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The Future Game

Building a Team


Part two of a five-part series that examines the drivers of long-term financial success for professional athletes. Featuring the ideas and insights of veteran players and industry thought leaders.

At a Glance...

  • A professional athlete is the CEO of the brand that bears his or her name. That’s why sports stars should turn to the strategies employed by the world’s most successful entrepreneurs and executives as a playbook for long-term success. In short, they need to think like a CEO.
  • Building a high-performing team is the number-one priority for growth-oriented businesses, and it’s no different for the Athlete/CEO. Drawing from the proven team-building models of the corporate world and the entertainment industry, we’ve developed the MGO Model, tailored to the unique needs of Athlete/CEOs.
  • The Business Manager is the Financial Quarterback of an Athlete/CEO’s team. He or she is responsible for the daily oversight of a client’s financial affairs. That includes tax planning and compliance, establishing budgets, paying the bills, managing cash flow, and advising on major financial decisions. The Athlete/CEO should carefully vet the qualifications of anyone serving in this critical role.


In the first installment of this series, we noted that the financial profile of a professional athlete more closely resembles a mid-sized, private company than a typical household. While the economics can be exceptional, an alarming number of players lack the support structure necessary to navigate the depth and complexity of their financial requirements.

A professional athlete is the CEO of the brand that bears his or her name. To ensure the long-term value of that brand, the Athlete/CEO needs to embrace that role and reimagine their future beyond the playing field. In this series, we examine the mindsets and practices of some of the world’s most effective business leaders as a model for navigating the unique challenges and opportunities facing professional athletes.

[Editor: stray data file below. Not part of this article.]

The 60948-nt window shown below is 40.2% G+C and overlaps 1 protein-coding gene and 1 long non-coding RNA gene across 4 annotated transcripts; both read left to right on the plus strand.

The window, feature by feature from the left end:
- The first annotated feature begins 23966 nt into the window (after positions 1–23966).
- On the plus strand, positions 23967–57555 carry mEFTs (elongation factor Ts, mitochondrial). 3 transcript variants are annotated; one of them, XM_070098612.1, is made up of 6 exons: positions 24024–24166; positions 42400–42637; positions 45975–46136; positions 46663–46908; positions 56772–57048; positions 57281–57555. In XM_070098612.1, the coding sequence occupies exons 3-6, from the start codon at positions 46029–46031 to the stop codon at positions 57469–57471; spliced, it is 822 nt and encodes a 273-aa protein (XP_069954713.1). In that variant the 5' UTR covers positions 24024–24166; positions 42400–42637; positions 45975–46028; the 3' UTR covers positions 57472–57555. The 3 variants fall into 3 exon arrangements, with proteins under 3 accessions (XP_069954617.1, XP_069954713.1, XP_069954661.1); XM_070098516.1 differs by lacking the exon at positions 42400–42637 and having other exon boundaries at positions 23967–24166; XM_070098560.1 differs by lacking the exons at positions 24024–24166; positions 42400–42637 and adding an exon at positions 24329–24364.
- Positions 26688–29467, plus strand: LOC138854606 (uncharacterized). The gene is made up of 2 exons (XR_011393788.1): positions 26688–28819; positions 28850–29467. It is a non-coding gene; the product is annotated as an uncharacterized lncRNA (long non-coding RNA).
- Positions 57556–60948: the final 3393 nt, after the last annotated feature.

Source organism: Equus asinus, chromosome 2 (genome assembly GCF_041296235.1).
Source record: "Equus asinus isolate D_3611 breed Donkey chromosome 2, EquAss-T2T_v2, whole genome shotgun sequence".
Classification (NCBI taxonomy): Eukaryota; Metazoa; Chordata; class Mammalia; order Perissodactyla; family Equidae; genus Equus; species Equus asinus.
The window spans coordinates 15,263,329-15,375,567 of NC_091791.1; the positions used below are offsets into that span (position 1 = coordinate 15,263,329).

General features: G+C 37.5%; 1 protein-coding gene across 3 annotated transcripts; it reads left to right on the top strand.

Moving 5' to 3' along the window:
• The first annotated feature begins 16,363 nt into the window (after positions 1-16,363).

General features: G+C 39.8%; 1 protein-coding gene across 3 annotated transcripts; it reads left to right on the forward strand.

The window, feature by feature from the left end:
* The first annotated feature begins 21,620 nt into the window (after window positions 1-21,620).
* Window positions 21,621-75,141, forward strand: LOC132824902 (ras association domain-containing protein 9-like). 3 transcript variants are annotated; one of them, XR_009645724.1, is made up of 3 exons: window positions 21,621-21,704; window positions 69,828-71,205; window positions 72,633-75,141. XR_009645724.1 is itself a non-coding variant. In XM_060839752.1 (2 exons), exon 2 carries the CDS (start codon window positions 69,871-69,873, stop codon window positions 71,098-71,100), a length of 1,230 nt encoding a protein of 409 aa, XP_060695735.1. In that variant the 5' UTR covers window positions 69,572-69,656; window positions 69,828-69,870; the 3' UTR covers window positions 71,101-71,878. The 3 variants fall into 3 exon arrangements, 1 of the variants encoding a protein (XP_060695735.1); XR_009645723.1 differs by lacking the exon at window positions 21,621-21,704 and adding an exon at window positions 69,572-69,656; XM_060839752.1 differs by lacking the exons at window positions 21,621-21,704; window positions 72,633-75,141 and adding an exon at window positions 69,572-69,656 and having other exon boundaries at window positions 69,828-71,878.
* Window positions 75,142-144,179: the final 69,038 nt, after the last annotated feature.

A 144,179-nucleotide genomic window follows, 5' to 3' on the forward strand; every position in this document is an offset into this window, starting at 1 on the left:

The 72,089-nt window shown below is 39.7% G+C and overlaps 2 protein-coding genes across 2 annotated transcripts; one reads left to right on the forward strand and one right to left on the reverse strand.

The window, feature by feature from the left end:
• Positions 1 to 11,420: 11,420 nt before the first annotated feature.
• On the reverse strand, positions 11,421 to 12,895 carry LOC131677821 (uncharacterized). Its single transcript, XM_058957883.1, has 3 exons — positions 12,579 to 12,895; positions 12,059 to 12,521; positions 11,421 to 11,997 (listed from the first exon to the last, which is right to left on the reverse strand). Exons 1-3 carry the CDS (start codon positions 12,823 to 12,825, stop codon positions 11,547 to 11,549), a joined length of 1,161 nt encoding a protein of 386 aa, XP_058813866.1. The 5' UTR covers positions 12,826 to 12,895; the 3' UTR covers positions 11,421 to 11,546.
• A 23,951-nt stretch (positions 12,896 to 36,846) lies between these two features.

Draymond Green

Building a Team

John Wooden said, “The main ingredient to stardom is the rest of the team.” This is just as true in the business world as it is in the world of professional sports. That’s why the world’s top CEOs make team-building their first priority. The way they approach that process serves as a valuable roadmap for Athlete/CEOs.

The Corporate Model

Most businesses share a common structural framework. While details may vary across different industries and global regions, the core elements of the Corporate Model (below) remain consistent. This framework identifies the primary business functions and areas of expertise critical to an organization’s success.

Corporate Model

The Corporate Model has been successfully adapted to a wide variety of business categories, evolving as necessary to the unique needs of each organization’s operating environment. When working with athletes, perhaps the most relevant example is the entertainment industry.

The Hollywood Model

The Film & Television industry shares many of the traits of people working in professional sports. The quality of the product is determined largely by the quality of the talent in the spotlight – driving significant demand and high salaries for the best actors, directors, writers, etc. Over the years, Hollywood leaders recognized that many of the same principles of growth and financial governance in the corporate world apply to the financial lives of talent in Film & Television. This led to the evolution of what we call the Hollywood Model (shown below).

Hollywood Model

This model identifies the importance of each individual role in the Corporate Model, albeit by different names. For example, the Business Manager takes on the role of the Chief Financial Officer (CFO), serving as the quarterback of the client’s financial affairs.